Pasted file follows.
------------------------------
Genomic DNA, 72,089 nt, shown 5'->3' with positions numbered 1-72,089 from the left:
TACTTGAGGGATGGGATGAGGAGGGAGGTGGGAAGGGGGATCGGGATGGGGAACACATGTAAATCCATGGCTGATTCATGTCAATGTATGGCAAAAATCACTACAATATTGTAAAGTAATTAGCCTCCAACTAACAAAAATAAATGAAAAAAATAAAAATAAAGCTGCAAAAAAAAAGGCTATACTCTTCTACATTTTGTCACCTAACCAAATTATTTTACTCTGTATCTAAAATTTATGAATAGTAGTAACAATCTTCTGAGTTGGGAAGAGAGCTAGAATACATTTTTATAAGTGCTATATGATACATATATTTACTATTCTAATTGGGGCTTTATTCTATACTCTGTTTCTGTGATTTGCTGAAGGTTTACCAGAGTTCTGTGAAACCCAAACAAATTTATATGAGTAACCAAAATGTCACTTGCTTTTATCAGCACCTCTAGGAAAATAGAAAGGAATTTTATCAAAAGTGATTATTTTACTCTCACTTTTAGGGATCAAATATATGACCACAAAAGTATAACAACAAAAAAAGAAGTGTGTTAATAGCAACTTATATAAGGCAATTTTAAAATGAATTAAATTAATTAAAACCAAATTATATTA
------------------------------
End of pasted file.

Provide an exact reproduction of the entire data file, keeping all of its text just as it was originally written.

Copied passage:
Genomic DNA, 72,089 nt, shown 5'->3' with positions numbered 1-72,089 from the left:
TACTTGAGGGATGGGATGAGGAGGGAGGTGGGAAGGGGGATCGGGATGGGGAACACATGTAAATCCATGGCTGATTCATGTCAATGTATGGCAAAAATCACTACAATATTGTAAAGTAATTAGCCTCCAACTAACAAAAATAAATGAAAAAAATAAAAATAAAGCTGCAAAAAAAAAGGCTATACTCTTCTACATTTTGTCACCTAACCAAATTATTTTACTCTGTATCTAAAATTTATGAATAGTAGTAACAATCTTCTGAGTTGGGAAGAGAGCTAGAATACATTTTTATAAGTGCTATATGATACATATATTTACTATTCTAATTGGGGCTTTATTCTATACTCTGTTTCTGTGATTTGCTGAAGGTTTACCAGAGTTCTGTGAAACCCAAACAAATTTATATGAGTAACCAAAATGTCACTTGCTTTTATCAGCACCTCTAGGAAAATAGAAAGGAATTTTATCAAAAGTGATTATTTTACTCTCACTTTTAGGGATCAAATATATGACCACAAAAGTATAACAACAAAAAAAGAAGTGTGTTAATAGCAACTTATATAAGGCAATTTTAAAATGAATTAAATTAATTAAAACCAAATTATATTA